I happened upon my snootier side after arriving in a new country, thinking that pretty much everything would be culturally the same in this modern world of ours. I was wrong. The whole place seemed to sell this brown stuff with pond scum on top that it was calling cappuccino. Prior to arriving I had heard rumours but I thought they were exaggerated. I thought, “This can’t be true” and laughed it off as the boring and snooty judgements of smarmy Australians who think too highly of themselves. Naturally though, my true colours would be revealed as I sipped my first British mud-bean-brew. I started to morph; my face was overcome by a ratty beard, my top button inexplicably did itself up with no tie to cover it, my pants became skinny and my perfect eyesight wanted framing. After I’d stopped wincing at that “coffee” in England I saw myself for what I truly was, the scum on top of that British cappuccino. I was a snooty arse wannabe hipster.

This was a shocking revelation to me. I had taken such care to avoid becoming such a lowly form of life and yet I had still failed horribly. How could this have happened, did I really have this little control over my life? This of course beggared another question. Am I still changing? As I write this down I’ll have had about my 8th daily cup of delicious tea on a saucer, so the answer is yes. For the weak minded, like myself, the world around you will influence you quickly, bend your mind, make you say “move along, move along.” This will happen without your knowledge whether you work for worthwhile experiences to change yourself by or not. So sitting around and thinking “I’ll never become a coffee snooting hipster!” while chugging back another latte out of a Toby jug on Lonsdale St will certainly not do anything toward that end.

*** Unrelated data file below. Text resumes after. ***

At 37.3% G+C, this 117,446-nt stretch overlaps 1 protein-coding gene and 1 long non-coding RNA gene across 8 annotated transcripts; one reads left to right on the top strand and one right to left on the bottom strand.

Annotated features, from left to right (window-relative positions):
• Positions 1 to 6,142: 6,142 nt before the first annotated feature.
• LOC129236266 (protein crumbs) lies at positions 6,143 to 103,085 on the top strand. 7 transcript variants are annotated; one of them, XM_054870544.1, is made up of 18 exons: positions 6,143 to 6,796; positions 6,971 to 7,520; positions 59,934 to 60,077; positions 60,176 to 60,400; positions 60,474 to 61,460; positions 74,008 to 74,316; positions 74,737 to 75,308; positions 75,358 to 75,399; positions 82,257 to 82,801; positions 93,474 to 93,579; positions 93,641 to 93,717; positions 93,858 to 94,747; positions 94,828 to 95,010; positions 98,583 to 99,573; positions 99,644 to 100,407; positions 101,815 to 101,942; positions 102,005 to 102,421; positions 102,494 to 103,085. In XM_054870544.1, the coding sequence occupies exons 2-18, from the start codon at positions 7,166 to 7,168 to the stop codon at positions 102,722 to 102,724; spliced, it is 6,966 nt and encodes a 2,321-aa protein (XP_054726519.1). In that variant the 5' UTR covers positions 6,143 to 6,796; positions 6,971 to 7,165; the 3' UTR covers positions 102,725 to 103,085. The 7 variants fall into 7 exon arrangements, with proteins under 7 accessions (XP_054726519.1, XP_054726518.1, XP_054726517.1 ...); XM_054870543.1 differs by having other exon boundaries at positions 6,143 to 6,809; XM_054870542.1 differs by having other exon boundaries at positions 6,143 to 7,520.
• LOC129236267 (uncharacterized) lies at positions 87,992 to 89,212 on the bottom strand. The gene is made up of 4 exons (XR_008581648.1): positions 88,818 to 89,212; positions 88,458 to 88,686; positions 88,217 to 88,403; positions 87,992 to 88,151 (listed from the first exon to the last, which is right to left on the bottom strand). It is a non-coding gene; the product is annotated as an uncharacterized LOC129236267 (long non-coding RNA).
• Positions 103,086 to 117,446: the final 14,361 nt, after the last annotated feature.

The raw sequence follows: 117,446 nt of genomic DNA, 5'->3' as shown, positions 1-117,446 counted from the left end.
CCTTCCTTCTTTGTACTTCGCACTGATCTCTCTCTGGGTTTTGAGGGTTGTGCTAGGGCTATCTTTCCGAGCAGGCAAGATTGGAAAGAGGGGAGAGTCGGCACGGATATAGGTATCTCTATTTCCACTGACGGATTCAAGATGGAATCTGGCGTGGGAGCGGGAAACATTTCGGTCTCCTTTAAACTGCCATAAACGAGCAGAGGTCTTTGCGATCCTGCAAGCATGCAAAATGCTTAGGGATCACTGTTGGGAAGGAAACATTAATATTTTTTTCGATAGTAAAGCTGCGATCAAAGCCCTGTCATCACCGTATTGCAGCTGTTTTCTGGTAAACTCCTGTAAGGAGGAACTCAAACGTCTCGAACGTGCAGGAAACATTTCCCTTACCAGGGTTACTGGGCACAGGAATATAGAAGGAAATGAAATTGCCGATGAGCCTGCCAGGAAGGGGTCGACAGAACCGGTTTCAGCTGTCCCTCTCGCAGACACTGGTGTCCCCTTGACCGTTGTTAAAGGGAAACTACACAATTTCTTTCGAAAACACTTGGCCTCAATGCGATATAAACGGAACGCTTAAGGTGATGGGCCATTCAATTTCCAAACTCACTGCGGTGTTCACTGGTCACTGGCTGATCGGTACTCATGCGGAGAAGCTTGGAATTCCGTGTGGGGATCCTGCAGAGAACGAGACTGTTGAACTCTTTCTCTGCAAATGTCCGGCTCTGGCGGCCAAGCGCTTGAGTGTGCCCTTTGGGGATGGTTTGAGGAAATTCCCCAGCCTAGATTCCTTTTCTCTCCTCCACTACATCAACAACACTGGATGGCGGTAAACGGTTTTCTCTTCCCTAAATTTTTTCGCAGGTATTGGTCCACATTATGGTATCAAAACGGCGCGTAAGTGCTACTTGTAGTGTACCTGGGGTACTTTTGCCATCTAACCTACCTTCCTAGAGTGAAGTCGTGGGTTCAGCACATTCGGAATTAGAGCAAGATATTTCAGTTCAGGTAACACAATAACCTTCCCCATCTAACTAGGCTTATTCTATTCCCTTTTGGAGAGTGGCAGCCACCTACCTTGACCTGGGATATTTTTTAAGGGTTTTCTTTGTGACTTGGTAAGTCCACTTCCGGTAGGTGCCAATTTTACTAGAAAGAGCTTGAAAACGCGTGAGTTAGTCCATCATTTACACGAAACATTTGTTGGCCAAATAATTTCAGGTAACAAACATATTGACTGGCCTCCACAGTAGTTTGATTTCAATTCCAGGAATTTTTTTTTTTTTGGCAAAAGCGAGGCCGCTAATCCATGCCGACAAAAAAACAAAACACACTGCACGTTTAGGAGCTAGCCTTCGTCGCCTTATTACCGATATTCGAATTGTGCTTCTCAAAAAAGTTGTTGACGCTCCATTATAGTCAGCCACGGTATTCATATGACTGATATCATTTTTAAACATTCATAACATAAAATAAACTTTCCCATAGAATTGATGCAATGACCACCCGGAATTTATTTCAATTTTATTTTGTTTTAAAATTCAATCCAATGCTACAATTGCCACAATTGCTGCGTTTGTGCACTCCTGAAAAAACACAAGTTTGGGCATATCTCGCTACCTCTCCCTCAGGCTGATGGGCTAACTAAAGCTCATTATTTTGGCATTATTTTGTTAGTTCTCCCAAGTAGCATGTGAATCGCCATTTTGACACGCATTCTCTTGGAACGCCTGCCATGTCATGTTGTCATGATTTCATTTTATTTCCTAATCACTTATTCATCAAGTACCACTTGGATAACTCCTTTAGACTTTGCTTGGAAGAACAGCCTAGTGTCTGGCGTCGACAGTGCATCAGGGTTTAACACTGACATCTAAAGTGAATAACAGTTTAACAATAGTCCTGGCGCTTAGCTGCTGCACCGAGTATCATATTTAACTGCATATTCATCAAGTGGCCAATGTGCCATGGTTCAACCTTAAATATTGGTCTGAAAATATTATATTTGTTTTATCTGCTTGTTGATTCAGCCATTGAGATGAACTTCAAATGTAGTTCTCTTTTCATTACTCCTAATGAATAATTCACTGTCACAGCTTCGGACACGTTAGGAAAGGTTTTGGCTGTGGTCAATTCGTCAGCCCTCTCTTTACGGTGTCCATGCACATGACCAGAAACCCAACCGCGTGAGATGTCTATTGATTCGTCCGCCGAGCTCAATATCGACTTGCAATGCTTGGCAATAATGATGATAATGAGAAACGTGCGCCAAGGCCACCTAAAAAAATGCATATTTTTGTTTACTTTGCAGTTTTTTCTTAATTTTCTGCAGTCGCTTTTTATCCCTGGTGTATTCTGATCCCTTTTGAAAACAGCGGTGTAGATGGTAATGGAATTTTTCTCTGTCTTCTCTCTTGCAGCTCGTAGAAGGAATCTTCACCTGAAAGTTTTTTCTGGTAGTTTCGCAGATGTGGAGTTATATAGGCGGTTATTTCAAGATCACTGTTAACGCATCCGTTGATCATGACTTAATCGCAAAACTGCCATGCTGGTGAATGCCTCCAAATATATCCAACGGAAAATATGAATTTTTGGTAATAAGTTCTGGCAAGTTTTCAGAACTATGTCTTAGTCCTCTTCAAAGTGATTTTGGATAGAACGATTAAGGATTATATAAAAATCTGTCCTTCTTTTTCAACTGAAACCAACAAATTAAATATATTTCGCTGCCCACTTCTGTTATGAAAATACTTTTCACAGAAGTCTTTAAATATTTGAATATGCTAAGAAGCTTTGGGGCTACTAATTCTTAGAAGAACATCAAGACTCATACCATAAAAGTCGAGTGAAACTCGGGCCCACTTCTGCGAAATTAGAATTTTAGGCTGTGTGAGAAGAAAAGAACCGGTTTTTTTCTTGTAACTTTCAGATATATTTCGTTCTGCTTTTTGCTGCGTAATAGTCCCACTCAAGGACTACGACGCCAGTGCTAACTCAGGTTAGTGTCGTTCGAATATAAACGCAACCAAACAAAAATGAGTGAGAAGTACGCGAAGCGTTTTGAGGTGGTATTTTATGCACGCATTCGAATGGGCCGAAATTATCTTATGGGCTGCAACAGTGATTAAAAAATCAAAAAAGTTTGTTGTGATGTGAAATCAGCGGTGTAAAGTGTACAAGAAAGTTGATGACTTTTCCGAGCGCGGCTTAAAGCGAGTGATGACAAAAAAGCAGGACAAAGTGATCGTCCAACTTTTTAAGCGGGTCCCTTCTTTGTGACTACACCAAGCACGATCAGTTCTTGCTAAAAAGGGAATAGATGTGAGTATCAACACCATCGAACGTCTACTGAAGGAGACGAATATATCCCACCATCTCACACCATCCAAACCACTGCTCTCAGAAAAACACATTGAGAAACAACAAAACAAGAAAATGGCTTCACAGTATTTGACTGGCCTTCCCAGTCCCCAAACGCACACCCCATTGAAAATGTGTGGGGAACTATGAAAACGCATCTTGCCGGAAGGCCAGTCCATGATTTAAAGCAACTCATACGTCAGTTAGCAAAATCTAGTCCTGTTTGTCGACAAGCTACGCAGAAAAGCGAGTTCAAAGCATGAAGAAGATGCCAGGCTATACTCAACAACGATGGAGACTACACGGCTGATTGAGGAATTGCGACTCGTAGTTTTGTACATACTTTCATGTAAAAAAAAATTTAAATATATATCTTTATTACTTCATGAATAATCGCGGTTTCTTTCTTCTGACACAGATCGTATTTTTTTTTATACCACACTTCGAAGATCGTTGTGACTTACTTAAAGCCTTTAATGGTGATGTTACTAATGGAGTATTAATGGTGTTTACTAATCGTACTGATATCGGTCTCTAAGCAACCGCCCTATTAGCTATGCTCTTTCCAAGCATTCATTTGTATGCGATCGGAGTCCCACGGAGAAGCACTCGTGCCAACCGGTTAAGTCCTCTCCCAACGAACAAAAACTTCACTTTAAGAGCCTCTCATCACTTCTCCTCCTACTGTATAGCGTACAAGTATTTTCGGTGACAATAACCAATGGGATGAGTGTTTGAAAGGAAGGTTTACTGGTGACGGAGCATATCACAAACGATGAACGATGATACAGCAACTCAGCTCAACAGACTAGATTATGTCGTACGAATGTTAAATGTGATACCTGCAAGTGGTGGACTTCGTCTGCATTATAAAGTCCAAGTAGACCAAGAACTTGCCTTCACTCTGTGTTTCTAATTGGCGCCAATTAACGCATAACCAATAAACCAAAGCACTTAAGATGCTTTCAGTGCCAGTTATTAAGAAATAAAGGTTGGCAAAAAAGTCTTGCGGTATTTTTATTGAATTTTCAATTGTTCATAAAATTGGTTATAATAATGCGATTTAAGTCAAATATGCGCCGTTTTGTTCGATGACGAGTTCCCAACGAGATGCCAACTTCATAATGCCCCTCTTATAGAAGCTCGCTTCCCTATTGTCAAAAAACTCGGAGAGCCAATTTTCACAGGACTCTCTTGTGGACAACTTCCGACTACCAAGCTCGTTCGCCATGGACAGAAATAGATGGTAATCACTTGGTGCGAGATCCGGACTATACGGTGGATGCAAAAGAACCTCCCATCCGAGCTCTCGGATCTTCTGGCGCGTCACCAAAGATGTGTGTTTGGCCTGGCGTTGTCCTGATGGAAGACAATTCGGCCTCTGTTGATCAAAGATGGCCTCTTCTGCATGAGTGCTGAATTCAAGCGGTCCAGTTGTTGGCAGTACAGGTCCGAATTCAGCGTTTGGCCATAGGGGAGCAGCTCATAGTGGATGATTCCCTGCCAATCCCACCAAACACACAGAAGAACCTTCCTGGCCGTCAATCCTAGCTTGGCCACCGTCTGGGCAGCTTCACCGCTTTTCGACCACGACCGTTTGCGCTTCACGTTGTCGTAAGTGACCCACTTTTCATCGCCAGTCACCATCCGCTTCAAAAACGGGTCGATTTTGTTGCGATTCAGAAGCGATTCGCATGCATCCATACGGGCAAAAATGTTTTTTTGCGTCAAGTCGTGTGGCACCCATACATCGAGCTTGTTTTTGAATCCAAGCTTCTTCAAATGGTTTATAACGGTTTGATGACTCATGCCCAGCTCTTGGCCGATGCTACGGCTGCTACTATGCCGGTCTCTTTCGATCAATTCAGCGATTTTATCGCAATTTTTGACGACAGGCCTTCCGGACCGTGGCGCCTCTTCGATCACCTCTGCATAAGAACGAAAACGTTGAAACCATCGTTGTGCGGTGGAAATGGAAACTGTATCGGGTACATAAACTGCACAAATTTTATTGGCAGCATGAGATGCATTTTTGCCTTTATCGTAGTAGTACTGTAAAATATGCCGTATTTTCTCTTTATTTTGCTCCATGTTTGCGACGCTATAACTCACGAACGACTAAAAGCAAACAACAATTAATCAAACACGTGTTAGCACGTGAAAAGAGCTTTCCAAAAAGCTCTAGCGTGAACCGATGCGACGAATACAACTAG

Now I am a tea drinking coffee snob in a land without my now precious distilled rainforest injustice elixir. I shall soon be wearing a top hat and wonky teeth! I imagine that if I were to travel somewhere with decent coffee, like Italy for instance, It would go something like this;

IMG_1898[1]

I actually drew this terrible cartoon on the back of an envelope, proving that I have no personality.

The truth of the matter is of course that if you worry much about how the things in and around your life are molding you as a person then you will miss out on actually experiencing your life. Everyone is molded by whatever experiences they have and worrying about it is just another fear standing in the way of your pursuing what you want in life.

Lol, I totally made you think this article had a serious side didn’t I. Well joke’s on you. I just write bad jokes. Why don’t you critique my lack of confidence over a macchiato.

-W